Since its creation 100 years ago, the National Park Service (NPS) has grown to protect more than 84 million acres of seashore, scenic trails, and historical parks. The eight hikes below represent the rich variety of NPS land in AMC’s region, from Maine to Virginia, offering the best of the outdoors, American history, and even art.
Acadia National Park | Mount Desert Island, Maine
The iconic Precipice Trail follows a series of iron-rung handholds and ladders up nearly 1,000 vertical feet of granite cliffs. Park at the Precipice Trail parking area on Park Loop Road; the trailhead is before the entrance-fee station. Follow the trail for 0.6 mile and stay left when you reach the junction with the Orange and Black Path. Not for the faint of heart, inexperienced hikers, or those afraid of heights, this trail may be closed during peregrine falcon nesting season, March to early August. Rather than descending Precipice on your return, follow Champlain North Ridge Trail and turn onto the Orange and Black Path.
Saint-Gaudens National Historic Site | Cornish, N.H.
Located on the former property of Augustus Saint-Gaudens, one of America’s greatest sculptors, Saint-Gaudens is the only designated National Sculpture Park in the country. The site encompasses more than 100 acres of forest, including several nature trails. Follow the Blow-Me-Down Trail, staying left at the junction with Sycamore Trail, until you reach Blow-Me-Down Pond. There, venture onto a boardwalk or add on Sycamore Trail for another 0.26 mile. The main house presents rotating exhibitions, while an art tour offers glimpses of Saint-Gaudens’ 100 works on site, including some of his public monuments.
Distance: 1.5 miles round trip
Info: Saint-Gaudens National Historic Site
Cape Cod National Seashore | Provincetown, Mass.
Among the seashore’s many breathtaking hikes, the Beech Forest Trail is a hidden gem. Parking is free for the 0.75-mile Pond Loop Trail (near the Province Lands Visitor Center), which connects with the 0.25-mile Beech Forest Trail. You’ll follow sand and dirt paths past oaks, mayflower, and beeches. At the junction of the two trails, 0.4 mile in, veer right and climb a set of steep dirt steps. Atop the ridge, the trail transitions from forest to dunes—a great place to watch the sunset before heading back.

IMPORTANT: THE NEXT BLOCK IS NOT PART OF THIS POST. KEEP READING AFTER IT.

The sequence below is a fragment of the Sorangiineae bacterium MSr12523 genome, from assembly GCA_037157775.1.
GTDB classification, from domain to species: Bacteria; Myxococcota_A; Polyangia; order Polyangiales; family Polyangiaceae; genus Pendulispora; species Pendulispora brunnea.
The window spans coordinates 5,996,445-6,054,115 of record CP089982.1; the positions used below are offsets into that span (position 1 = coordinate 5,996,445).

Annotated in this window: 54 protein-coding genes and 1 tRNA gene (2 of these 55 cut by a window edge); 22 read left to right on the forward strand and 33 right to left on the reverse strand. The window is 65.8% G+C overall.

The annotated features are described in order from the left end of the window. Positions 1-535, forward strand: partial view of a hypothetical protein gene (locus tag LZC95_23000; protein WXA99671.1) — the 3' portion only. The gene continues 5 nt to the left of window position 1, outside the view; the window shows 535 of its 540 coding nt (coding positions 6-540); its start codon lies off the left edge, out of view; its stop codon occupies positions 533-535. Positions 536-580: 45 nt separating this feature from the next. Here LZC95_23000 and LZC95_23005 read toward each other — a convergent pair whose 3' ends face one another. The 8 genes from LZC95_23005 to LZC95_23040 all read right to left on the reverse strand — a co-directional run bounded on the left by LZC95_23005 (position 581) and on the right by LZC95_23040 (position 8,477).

Distance: 1.1 miles round trip
Info: Cape Cod National Seashore
Appalachian Trail, Connecticut | Kent, Conn.
Hikes on Connecticut’s 52 miles of Appalachian Trail feature well-maintained paths (courtesy of AMC’s Connecticut Chapter) and shelters. Park at the trailhead on Route 341, near Kent, for a challenging round-trip over Mount Algo to the expansive vista at Indian Rock. Make sure to follow the white blazes of the AT, but take a 200-yard detour down the blue-blazed trail to the Mount Algo shelter. The trail is rife with mountain laurel, the state flower, as well as mayflower. There are multiple outlooks over the Housatonic River, but if you’d like to see the water close up, continue on to Bull’s Bridge, a covered crossing built in 1842, where you can spot a second car.
Distance: 7.6 miles round trip or 7.8 miles one way
Info: AMC’s Best Day Hikes in Connecticut, 2nd ed. (AMC Books)
Delaware Water Gap National Recreation Area | Dingmans Ferry, Pa.